Jim Kollaer's blog

The Bank of America Tower in the city of New York was given the designation of LEED Platinum as the first tower in the city to achieve that rating.  According to Al Gore, one of its early tenants, the building was to be perhaps the most sustainable high rise in the country and a model for other buildings.

Unfortunately, according to World Property Channel, an article in the New Republic disclosed that the building is the largest “energy hog” in the city, not a good thing.

The articles point out that while the LEED certification process looks good on paper, has implications for architects and owners, can achieve tax breaks for owners and developers, and is an attractive tool for leasing agents looking for “green oriented” tenants, the operating realities of those buildings may not meet expectations of the users and the proponents of the LEED process.  World Property Channel Global Editor Kevin Brass writes:

“The Bank of America experience shows how easy it is to undermine good intentions. There really is no mystery behind the building's energy usage. A third of the leasable space is filled by huge financial trading floors, packed with electricity-guzzling computers and monitors, not to mention the servers and the systems needed to cool the space and equipment.   Read more » about New York’s Greenest Building: Maybe Not!

I know it sounds strange, but as we have reported previously, strange things happen in Las Vegas every day.  According to Arabian Business, “The Harmon Hotel tower, co-owned by MGM Resorts International, was designed as a 48-storey component of the AED31.2bn ($8.5bn) CityCenter project, which opened in December 2009.”  The “Harmon project” was designed to be a non-gambling hotel and retail project that is located at the entrance of the CityCenter development underwritten by Dubai World, the investment arm of the government of Dubai.

Investigators found that there were structural flaws in the concrete structure’s reinforcing steel that could possibly lead to a collapse of the building in a strong earthquake.  The Las Vegas Review-Journal reported:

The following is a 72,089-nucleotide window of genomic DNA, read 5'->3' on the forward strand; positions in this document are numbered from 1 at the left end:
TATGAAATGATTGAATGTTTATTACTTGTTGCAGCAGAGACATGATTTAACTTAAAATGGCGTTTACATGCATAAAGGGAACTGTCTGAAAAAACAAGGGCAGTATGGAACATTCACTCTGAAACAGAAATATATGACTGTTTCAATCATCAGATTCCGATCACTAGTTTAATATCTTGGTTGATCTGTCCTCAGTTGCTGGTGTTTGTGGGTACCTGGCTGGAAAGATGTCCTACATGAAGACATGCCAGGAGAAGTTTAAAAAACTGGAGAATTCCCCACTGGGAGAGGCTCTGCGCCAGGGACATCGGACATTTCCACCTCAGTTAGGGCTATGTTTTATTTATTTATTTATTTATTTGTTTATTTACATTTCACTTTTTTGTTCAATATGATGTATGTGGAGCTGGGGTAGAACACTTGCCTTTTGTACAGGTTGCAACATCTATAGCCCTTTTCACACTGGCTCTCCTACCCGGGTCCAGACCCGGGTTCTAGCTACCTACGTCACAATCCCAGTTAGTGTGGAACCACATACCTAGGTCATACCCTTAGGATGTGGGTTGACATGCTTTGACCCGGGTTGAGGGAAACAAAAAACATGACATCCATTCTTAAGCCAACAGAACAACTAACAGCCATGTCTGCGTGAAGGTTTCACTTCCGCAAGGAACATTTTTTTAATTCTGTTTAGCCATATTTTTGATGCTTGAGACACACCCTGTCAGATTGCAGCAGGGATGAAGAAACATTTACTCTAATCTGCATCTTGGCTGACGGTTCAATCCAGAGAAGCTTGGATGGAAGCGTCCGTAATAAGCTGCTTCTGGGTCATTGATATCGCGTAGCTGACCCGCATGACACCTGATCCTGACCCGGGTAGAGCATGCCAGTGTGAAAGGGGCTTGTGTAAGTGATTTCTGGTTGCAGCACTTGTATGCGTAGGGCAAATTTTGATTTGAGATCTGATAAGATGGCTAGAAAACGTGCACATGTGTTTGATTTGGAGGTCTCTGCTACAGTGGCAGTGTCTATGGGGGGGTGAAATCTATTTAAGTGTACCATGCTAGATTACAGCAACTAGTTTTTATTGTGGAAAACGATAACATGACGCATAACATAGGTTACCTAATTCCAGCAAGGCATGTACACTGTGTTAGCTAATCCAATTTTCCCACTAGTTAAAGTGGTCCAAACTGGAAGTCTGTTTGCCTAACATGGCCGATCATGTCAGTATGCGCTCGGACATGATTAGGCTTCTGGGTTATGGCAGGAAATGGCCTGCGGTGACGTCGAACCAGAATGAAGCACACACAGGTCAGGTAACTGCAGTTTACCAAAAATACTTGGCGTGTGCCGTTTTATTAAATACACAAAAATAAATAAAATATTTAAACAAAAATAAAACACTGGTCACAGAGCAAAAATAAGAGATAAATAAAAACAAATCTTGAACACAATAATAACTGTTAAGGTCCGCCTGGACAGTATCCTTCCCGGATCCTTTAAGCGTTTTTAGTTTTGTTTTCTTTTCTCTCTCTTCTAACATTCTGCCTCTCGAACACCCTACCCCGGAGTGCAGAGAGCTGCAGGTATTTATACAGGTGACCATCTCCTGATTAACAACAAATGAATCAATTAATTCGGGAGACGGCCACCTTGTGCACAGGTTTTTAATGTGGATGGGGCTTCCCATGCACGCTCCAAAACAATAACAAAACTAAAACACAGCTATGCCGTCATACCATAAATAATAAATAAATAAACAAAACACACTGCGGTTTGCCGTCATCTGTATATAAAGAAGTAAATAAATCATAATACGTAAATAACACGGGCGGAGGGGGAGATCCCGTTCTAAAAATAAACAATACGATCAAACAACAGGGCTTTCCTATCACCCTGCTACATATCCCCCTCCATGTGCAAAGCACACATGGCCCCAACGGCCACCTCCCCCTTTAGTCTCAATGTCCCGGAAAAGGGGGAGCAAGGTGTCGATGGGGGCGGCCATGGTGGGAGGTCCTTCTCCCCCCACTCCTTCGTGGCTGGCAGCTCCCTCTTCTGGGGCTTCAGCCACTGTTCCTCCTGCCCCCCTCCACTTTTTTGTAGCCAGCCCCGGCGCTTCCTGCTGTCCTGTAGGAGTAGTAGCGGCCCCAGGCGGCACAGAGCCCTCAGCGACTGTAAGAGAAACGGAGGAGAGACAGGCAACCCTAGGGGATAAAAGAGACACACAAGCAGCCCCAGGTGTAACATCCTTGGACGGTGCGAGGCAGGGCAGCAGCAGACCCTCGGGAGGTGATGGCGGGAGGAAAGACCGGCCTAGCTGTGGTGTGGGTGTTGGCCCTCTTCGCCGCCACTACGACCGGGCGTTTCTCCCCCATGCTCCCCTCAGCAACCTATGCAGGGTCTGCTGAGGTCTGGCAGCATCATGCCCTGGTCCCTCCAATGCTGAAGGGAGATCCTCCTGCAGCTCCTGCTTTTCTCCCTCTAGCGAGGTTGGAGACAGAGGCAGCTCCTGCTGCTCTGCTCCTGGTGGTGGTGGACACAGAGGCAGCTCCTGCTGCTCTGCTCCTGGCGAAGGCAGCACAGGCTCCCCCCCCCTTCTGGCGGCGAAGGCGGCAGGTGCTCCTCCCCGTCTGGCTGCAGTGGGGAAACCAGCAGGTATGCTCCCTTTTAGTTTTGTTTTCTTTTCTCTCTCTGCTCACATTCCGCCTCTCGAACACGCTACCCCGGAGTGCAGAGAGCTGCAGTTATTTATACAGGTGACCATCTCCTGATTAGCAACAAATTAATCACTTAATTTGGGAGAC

“Chukwuma Ekwueme, the Southern California-based structural engineering expert for CityCenter, said more than 7,000 defects were observed during the fourth testing phase.  Ekwueme said 100 percent of the elements tested contained at least one defect that required repair. Almost all elements contained multiple diverse defects.”

Construction was halted, and the court recently granted demolition permission for the unfinished building.  The Arabian Business article continues:   Read more » about Sometimes We Tear Them Down Before They Are Finished!

Nissan joined GM and announced this week that they plan to have cars that can drive themselves in production by 2020, but I am not sure that will be soon enough after what I saw on the way to breakfast.

As I turned north onto one of the main thoroughfares in Houston Friday morning, I saw a woman driving a very large black SUV with a cell phone in each hand on the steering wheel as she made her way through rush hour traffic.  Sure, we are all used to seeing folks with their cell phones glued to the side of their heads, but one in each hand seems a bit extreme even for Houston.  And yes, I know that she at least had both hands on the steering wheel.  I wonder whether there were kids in the back seat?

So, Nissan’s announcement that they are working with the scientists and designers at MIT and the University of Tokyo to have “a commercially viable autonomous driving system in multiple vehicles by 2020” might need to be accelerated by a few years.  John Capp, GM's director of electrical controls and active safety technology told reporters that each driver of these vehicles would still be in control and able to override the computer system.   Read more » about Autonomous Cars By 2020 Won't Be Soon Enough!

My architectural colleague, Bob Borson, is an architect and blogger in Dallas.  He “pens” a blog site called Life of an Architect.  I read each and every one of his blogs since he writes about subjects that any of us who are architects or who are in the construction industry will find interesting.

This week’s subject is an extension of the series of Bags that he started by showing everything he carries in his messenger bag.  His list ranged from the sublime to the truly useful and even some items that I use from time to time like graphite pencils and sketch paper.

This week he does a very structured layout of the items that can be found in the typical drywaller’s bucket.  The bucket is imperative because the drywall contractor’s tools would destroy a messenger bag in a few days. nbsp; Read more » about What’s in a Drywaller’s Bucket?

Wow!  A friend forwarded the following pictures of the new World Trade Center to me.  The view is spectacular to say the least, but this is really hard work.  Volunteers?

Read more » about Amazing Images of One World Trade Center

School starts again in a month or so across the nation and thousands of middle school and high school students will be asked to think about “what they want to be when they grow up” and to examine the careers available to them and to decide which path they will pursue.